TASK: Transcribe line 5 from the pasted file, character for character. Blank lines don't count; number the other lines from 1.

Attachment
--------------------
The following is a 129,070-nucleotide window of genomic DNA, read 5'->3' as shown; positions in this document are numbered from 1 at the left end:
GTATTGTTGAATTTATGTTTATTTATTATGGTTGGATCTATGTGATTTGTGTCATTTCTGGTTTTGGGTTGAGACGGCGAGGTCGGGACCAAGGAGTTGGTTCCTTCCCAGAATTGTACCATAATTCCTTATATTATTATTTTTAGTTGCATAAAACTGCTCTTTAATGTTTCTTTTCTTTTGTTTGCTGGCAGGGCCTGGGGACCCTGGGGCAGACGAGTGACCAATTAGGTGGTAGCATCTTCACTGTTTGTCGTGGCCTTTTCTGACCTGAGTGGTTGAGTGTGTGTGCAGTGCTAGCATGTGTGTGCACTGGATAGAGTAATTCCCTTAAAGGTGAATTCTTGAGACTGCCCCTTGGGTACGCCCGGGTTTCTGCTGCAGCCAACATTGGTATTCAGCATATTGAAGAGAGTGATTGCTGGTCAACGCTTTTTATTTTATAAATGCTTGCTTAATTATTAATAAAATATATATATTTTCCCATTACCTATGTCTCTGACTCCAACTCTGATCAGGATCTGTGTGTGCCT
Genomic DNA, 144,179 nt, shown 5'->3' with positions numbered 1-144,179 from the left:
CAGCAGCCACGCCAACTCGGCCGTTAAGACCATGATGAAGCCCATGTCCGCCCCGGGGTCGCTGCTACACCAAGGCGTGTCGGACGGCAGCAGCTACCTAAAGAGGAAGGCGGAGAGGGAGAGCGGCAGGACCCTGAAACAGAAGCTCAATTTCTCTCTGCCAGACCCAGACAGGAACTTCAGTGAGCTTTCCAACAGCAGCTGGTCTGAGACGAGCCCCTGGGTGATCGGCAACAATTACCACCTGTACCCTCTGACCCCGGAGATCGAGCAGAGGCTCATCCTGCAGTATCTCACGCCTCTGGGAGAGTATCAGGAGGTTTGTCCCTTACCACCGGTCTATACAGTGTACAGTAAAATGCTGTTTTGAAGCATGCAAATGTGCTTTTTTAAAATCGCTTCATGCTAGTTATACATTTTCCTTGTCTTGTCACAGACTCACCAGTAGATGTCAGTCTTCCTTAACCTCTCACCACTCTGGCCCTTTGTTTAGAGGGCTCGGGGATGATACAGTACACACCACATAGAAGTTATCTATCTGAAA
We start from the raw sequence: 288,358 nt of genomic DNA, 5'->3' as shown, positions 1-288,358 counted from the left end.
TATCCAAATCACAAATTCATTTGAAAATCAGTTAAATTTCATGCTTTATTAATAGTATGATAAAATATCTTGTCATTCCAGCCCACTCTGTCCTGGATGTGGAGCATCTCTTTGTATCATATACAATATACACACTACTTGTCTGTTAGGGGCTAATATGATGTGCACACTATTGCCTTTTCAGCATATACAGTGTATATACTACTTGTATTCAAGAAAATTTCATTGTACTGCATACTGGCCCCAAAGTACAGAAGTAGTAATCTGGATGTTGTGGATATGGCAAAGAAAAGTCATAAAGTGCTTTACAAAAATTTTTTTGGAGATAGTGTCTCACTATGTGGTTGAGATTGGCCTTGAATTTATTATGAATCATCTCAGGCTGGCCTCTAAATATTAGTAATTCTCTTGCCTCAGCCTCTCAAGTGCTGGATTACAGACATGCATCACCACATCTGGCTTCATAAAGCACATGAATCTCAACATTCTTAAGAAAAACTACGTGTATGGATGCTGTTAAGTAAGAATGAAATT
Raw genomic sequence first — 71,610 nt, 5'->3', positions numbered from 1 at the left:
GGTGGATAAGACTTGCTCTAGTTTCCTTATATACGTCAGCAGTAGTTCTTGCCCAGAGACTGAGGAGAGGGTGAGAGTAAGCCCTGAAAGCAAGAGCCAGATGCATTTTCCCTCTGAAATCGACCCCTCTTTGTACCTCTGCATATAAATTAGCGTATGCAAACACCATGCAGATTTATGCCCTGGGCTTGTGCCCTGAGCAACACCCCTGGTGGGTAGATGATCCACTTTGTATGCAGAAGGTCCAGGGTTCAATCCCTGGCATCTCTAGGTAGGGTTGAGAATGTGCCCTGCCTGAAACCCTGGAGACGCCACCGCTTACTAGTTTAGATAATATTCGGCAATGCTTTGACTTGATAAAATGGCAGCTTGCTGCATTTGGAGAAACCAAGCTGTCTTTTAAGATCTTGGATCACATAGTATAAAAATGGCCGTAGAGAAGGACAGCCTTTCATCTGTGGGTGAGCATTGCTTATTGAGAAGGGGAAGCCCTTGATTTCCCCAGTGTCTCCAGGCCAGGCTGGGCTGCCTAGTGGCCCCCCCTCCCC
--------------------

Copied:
We start from the raw sequence: 288,358 nt of genomic DNA, 5'->3' as shown, positions 1-288,358 counted from the left end.